Eoin Treacy's view -
The Obama administration’s Environmental Protection Agency (EPA) and the National Highway Traffic Safety Administration (NHTSA) released their Phase II fuel efficiency and greenhouse gas emissions regulations for heavy-duty trucks. This group includes the largest pickup trucks sold as well as the traditional 18-wheelers on the highways. The standards are to be phased in between the 2021 and 2027 model years. The existing standards, which were designed for the 2014 through 2018 model years, will remain in place until the new standards take effect.
The heavy-duty truck standards come as the government has just begun negotiations with auto manufacturers over the final fuel efficiency ratings for light-duty vehicles where the industry is lagging behind the targets in the standards. Heavy-duty trucks are the second largest and fastest growing segment of the U.S. transportation system measured by their emissions and Energy use. They currently account for about 20% of carbon emissions, yet only account for about 5% of the vehicle population.
Carbon emissions from transportation is now the largest contributor to overall greenhouse gas emissions. Three charts showing annualized sector shares of total emissions confirm this conclusion. It should be noted that the country’s total carbon emissions peaked in January 2008 and have declined steadily since. On an absolute basis, over the past 8 1/3 years there are 1,410.1 million metric tons of less carbon emissions, or a decline of 16.2%. The transportation sector contributed about 9.1% of that decline. The significance is that transportation’s emissions dropped 6.4% over that time span while overall emissions declined 16.2%. The overall figure reflects the sharp decline from coal’s use due to the shale revolution and low natural gas prices along with static electricity consumption. At the same time, the decline and then flat trend in vehicle miles driven coupled with more fuel-efficient autos also helped reduce the transportation sector’s emissions. One can see these trends at work by looking at the sector shares in 1973, 2008 and 2016.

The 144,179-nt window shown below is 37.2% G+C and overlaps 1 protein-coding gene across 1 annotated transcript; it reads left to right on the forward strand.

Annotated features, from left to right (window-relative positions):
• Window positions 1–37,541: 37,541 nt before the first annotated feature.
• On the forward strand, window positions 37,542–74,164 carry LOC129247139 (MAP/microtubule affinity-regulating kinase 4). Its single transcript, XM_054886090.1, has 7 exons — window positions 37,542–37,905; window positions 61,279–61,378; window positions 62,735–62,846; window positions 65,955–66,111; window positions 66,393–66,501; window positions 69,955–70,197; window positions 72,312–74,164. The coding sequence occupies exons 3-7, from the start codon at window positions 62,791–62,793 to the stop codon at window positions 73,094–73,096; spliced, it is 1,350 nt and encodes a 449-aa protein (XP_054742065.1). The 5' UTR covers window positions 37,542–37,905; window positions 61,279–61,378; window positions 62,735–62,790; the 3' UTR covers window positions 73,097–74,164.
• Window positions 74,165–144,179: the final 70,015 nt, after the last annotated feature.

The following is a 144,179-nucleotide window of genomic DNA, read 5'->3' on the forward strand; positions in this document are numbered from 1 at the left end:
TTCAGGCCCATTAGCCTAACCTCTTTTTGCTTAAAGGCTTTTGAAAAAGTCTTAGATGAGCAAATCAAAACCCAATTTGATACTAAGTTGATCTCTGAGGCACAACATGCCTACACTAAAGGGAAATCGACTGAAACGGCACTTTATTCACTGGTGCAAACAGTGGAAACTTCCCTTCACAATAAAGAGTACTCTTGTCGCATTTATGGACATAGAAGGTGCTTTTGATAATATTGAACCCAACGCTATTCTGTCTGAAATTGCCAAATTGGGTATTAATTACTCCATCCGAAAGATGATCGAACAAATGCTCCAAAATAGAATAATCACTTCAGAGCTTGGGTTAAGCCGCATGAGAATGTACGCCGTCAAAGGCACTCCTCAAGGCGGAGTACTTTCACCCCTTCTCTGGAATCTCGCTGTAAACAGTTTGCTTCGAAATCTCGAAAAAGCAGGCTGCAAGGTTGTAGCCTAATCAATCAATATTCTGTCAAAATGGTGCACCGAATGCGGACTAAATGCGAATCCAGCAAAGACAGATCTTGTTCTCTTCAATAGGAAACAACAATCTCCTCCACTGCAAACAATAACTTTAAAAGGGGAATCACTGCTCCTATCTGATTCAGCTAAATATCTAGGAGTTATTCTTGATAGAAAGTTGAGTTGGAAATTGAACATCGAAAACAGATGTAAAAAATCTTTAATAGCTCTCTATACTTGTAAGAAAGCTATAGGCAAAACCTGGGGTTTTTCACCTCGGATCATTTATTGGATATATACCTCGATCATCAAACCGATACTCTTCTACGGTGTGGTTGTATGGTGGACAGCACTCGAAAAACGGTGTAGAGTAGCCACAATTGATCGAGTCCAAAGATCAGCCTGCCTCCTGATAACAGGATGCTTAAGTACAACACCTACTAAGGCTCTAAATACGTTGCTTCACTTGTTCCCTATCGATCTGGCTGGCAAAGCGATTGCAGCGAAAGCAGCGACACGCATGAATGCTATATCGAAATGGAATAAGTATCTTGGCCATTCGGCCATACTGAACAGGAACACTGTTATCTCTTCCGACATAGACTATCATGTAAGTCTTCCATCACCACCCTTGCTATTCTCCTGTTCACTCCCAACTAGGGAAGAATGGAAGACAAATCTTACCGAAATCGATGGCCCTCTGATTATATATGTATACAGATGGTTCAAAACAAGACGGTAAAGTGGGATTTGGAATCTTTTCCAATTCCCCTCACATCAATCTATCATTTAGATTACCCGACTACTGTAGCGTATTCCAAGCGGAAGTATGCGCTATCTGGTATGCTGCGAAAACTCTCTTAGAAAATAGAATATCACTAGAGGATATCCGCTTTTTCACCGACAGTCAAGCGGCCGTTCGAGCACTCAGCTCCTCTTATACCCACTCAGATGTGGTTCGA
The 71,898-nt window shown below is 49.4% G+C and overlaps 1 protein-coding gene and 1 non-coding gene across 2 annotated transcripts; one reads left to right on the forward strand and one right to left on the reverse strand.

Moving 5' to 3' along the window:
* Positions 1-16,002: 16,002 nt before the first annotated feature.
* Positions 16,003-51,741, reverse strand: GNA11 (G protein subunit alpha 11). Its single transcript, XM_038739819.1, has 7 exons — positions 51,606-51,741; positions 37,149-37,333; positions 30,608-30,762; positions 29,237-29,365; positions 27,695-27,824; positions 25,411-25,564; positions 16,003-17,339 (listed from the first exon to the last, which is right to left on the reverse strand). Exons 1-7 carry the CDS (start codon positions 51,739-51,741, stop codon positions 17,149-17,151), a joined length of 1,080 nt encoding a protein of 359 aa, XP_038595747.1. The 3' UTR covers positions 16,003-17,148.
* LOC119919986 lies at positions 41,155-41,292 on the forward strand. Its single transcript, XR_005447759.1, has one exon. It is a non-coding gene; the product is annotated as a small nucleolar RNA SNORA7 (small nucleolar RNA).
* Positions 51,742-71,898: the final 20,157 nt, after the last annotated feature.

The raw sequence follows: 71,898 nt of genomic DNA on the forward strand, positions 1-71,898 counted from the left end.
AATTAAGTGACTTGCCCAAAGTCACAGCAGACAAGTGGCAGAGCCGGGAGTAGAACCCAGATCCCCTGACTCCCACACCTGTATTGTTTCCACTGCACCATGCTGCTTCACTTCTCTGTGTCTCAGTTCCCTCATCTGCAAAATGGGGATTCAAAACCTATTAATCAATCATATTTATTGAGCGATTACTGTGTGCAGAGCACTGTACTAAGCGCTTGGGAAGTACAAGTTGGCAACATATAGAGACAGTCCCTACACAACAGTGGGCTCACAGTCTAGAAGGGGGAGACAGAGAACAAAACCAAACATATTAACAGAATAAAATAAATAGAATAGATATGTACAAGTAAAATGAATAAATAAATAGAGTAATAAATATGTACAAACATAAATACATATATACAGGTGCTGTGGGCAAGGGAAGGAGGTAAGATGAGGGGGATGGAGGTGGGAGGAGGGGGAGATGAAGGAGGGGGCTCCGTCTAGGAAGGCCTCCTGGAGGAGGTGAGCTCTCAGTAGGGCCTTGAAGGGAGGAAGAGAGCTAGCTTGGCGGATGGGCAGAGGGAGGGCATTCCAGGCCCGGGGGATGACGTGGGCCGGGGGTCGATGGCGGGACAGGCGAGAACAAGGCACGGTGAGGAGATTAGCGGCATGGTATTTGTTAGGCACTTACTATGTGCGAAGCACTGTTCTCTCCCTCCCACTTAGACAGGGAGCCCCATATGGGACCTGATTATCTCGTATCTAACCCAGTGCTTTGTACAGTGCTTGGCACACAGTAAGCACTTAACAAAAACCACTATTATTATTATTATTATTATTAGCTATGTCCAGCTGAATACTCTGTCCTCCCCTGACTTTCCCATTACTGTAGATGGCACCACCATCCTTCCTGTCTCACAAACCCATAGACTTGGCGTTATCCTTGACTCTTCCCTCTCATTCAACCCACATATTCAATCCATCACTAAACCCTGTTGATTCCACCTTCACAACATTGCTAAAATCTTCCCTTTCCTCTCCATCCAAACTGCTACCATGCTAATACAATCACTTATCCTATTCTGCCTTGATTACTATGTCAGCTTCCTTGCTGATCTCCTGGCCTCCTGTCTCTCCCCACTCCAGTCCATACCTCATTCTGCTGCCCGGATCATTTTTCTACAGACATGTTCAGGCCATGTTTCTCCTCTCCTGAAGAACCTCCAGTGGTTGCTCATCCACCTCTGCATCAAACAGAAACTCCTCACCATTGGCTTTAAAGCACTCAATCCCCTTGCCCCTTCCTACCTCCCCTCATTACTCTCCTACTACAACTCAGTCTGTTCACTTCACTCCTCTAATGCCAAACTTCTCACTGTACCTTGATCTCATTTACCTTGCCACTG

The United States has done well in reducing its carbon emissions by 16.2% since the start of 2008. The weak economy and Energy revolution have been primarily responsible. Going forward, the Energy policies targeting the transportation sector, coupled with technological improvements in overall Energy use, will become more important in driving down carbon emissions. Thus, the reason for the heavy-duty truck standards. They have support from the industry and truck manufacturers who see economic opportunities from more efficient engines. The Independent Truck Owners Association estimates the new standards will add $12,000-$14,000 to the cost of new tractors, which often cost upwards of a quarter of a million dollars, but they hope to recover those higher costs through improved fuel efficiency.
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The surge in supply of natural gas coupled with the fact it is both cleaner than other fossil fuels and domestically available is supporting a revolution in developing new sources of demand. Toyota is now marketing is hydrogen fuelled Mirai automobile in the USA where the hydrogen will be sourced from natural gas. Improving the efficiency of the heavy vehicle fleet is a laudable goal and will also improve the environment so it can be viewed as a win win which is dependent on natural gas prices staying competitive.
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